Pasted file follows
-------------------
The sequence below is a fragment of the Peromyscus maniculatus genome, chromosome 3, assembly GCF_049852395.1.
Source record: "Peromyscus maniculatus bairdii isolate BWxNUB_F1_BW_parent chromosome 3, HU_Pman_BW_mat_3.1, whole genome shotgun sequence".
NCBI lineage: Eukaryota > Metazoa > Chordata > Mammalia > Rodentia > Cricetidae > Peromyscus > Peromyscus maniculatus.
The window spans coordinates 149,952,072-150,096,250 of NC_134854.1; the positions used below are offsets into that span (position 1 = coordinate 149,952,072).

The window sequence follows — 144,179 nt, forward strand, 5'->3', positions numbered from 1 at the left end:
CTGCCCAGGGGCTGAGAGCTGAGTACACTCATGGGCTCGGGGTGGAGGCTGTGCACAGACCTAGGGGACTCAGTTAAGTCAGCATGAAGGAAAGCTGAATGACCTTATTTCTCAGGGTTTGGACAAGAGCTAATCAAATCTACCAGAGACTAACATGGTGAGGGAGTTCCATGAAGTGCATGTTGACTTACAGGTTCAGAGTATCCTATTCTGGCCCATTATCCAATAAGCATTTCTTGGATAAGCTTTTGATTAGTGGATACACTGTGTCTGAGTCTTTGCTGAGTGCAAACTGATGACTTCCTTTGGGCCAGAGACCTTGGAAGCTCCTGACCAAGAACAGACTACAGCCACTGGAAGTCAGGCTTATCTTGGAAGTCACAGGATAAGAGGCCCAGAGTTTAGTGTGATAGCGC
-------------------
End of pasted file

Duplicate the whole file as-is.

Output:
The sequence below is a fragment of the Peromyscus maniculatus genome, chromosome 3, assembly GCF_049852395.1.
Source record: "Peromyscus maniculatus bairdii isolate BWxNUB_F1_BW_parent chromosome 3, HU_Pman_BW_mat_3.1, whole genome shotgun sequence".
NCBI lineage: Eukaryota > Metazoa > Chordata > Mammalia > Rodentia > Cricetidae > Peromyscus > Peromyscus maniculatus.
The window spans coordinates 149,952,072-150,096,250 of NC_134854.1; the positions used below are offsets into that span (position 1 = coordinate 149,952,072).

The window sequence follows — 144,179 nt, forward strand, 5'->3', positions numbered from 1 at the left end:
CTGCCCAGGGGCTGAGAGCTGAGTACACTCATGGGCTCGGGGTGGAGGCTGTGCACAGACCTAGGGGACTCAGTTAAGTCAGCATGAAGGAAAGCTGAATGACCTTATTTCTCAGGGTTTGGACAAGAGCTAATCAAATCTACCAGAGACTAACATGGTGAGGGAGTTCCATGAAGTGCATGTTGACTTACAGGTTCAGAGTATCCTATTCTGGCCCATTATCCAATAAGCATTTCTTGGATAAGCTTTTGATTAGTGGATACACTGTGTCTGAGTCTTTGCTGAGTGCAAACTGATGACTTCCTTTGGGCCAGAGACCTTGGAAGCTCCTGACCAAGAACAGACTACAGCCACTGGAAGTCAGGCTTATCTTGGAAGTCACAGGATAAGAGGCCCAGAGTTTAGTGTGATAGCGC